Review: Partisan

 

Father figure?

 

Title:                         Partisan

Certificate:               15

Director:                   Ariel Kleiman

Major Players:         Vincent Cassel, Jeremy Chabriel

Out Of Five:             3.5

 

My first film of 2016 treads similar ground to my last one from 2015, yet it portrays that territory in a very different way.  In The Wolfpack, we witnessed six brothers finding a way out of the confines of their New York apartment.  In Partisan, we watch a group of children growing up in a sheltered community, cut off from the outside world, but this time it’s a drama.  One with sinister implications.

Dominated by the charismatic Gregori (Vincent Cassel), the commune comprises women and children.  It’s his idea of Utopia, protecting the children from the evils of the outside world, but the oldest child Alexander (Jeremy Chabriel) begins to think for himself and rebel against Gregori’s rule.  The cracks in the community’s structure begin to show and it can only lead to a head to head confrontation between the two.

Gregori is also responsible for the children’s education.  It’s not a conventional one, as you’d expect, with a curriculum that includes gardening, science and assassination.  And the latter is put into practice when they are sent out on their own missions into the outside world and rewarded accordingly.

Australian director Ariel Kleiman was reportedly inspired to make the film by hearing about child soldiers in South America but he’s merged perhaps the most shocking aspect of the story with an allegory about dictatorship.  When nobody challenges his ideas and opinions, Gregori is happy: the women never question his rules and the children just want to please him.  But he doesn’t reckon on the youngsters becoming curious about the outside world and thinking for themselves, which is exactly what eventually happens: first there’s the young Leo (Alex Balaganskiy), who just sees the world through different eyes and then comes Alexander, whose rebellion is quieter, but more determined and infinitely more dangerous.  People will always think for themselves, no matter how strictly their external lives are controlled.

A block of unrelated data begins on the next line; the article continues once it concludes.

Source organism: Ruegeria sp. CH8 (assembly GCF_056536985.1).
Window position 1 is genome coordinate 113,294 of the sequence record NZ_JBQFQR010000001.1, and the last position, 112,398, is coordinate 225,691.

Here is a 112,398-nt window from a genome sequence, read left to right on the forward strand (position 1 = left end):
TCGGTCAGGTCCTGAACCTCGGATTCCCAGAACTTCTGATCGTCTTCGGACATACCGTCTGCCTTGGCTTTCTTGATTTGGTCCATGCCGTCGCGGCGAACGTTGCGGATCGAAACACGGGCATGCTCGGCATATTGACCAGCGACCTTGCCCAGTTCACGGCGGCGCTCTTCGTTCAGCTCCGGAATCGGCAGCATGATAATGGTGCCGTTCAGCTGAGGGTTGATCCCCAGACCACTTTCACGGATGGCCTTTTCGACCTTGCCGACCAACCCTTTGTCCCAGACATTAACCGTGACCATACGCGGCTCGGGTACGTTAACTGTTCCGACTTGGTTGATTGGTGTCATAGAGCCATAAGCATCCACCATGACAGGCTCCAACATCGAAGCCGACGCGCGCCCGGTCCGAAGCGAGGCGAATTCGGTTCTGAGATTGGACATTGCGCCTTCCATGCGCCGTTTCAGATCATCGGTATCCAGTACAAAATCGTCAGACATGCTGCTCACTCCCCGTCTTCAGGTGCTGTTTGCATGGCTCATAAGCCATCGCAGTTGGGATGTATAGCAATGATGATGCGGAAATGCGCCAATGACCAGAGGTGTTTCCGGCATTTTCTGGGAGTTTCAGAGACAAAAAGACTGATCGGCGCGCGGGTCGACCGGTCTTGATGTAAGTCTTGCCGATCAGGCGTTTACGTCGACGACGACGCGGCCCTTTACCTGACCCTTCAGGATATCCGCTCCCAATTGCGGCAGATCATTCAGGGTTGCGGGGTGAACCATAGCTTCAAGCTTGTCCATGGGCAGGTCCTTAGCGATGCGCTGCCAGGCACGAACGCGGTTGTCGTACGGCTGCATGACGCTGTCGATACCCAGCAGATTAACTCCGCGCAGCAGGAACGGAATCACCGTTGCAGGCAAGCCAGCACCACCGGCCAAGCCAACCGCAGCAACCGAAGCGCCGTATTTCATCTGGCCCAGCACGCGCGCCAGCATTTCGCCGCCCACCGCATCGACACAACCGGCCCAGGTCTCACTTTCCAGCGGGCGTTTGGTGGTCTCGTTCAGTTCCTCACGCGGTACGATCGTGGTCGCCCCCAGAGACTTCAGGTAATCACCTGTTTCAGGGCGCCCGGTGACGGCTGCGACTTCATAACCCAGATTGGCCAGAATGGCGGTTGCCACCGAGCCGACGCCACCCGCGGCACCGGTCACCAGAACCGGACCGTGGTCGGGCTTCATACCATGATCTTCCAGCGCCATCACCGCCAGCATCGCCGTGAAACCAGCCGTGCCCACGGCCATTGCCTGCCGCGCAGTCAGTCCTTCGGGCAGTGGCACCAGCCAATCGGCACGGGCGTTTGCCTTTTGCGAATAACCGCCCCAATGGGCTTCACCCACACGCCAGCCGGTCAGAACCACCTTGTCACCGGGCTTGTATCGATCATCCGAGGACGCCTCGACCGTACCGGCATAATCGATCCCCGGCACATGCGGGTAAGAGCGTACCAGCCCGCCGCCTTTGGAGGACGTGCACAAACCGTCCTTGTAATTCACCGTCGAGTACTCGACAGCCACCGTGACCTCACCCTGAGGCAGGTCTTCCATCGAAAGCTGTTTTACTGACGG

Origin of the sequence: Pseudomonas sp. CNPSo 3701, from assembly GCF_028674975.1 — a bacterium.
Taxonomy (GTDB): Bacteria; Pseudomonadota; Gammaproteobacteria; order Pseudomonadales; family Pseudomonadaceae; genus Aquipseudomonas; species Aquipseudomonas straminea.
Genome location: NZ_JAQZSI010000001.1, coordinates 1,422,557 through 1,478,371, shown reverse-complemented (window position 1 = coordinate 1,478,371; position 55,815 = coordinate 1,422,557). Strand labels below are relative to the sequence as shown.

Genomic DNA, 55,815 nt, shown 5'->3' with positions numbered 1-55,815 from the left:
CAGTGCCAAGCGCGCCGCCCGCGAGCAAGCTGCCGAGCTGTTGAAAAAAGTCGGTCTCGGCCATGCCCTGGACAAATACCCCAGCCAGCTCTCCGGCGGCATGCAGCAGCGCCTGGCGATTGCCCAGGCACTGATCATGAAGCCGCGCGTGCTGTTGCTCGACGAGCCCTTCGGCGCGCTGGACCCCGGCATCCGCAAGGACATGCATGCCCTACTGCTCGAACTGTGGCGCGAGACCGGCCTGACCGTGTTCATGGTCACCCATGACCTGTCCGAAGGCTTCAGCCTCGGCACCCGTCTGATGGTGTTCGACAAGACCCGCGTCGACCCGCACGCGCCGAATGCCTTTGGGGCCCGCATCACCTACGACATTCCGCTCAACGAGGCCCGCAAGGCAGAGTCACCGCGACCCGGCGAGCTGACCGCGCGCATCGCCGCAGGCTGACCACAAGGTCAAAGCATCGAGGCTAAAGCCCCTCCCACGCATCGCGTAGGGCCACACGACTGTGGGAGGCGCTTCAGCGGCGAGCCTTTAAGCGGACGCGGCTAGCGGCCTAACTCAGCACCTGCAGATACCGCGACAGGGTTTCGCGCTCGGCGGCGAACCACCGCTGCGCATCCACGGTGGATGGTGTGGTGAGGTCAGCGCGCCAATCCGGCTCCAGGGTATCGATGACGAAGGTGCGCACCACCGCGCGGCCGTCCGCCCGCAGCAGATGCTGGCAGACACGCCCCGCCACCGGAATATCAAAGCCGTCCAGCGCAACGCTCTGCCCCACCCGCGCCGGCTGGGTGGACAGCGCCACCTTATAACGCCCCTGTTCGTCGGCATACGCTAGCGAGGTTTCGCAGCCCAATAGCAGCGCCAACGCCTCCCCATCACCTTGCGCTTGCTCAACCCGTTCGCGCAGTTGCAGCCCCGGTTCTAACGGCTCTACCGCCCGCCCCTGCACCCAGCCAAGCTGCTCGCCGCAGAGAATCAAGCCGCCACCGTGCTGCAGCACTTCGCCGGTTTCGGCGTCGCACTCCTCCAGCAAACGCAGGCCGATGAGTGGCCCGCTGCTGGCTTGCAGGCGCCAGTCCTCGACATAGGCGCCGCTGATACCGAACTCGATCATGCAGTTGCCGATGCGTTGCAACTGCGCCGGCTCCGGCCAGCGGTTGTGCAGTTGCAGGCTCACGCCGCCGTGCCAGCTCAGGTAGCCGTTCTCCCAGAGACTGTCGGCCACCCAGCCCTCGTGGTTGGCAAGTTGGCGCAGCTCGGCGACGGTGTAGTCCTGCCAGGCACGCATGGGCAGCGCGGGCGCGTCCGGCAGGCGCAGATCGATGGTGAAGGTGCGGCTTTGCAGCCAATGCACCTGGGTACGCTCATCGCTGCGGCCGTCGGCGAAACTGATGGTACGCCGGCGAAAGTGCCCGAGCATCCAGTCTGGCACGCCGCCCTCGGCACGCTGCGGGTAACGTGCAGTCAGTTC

Kleiman has also constructed an atmospheric film, one full of foreboding right from the opening scenes, even when Gregori visits the baby Alexander in hospital after his birth.  And part of that is down to Cassel’s performance: menace and violence are never far from the surface, but they’re ever present in his eyes.  An all-pervasive feeling of ambiguity adds to it: the outside world looks vaguely post-apocalyptic, but not to the extent that shops, garages and train don’t function.  The way the film uses sound is the finishing touch: there’s little or no soundtrack and we’re not allowed to hear the dialogue in some crucial scenes – windows and the like get in the way.  And when Alexander goes on his missions, the sound afterwards is muffled: it’s what he would hear because of wearing ear-plugs.

Both Partisan and The Wolfpack paint a gloomy portrait of communal living, especially when children are kept away from the world.  It’s not an unfamiliar story, but Kleiman has made his film the decidedly more sinister of the two, as well as giving it a political angle.  But it’s the atmosphere that gets to you, as does the film’s final scene: from being deprived of sound for some of the scenes, we’re now prevented from seeing a crucial object until the very last frame.  And, in that sense, we’re being controlled as well.

 

Partisan is released in cinemas on Friday, 8 January and reviewed on Talking Pictures on Thursday, 7 January.

 

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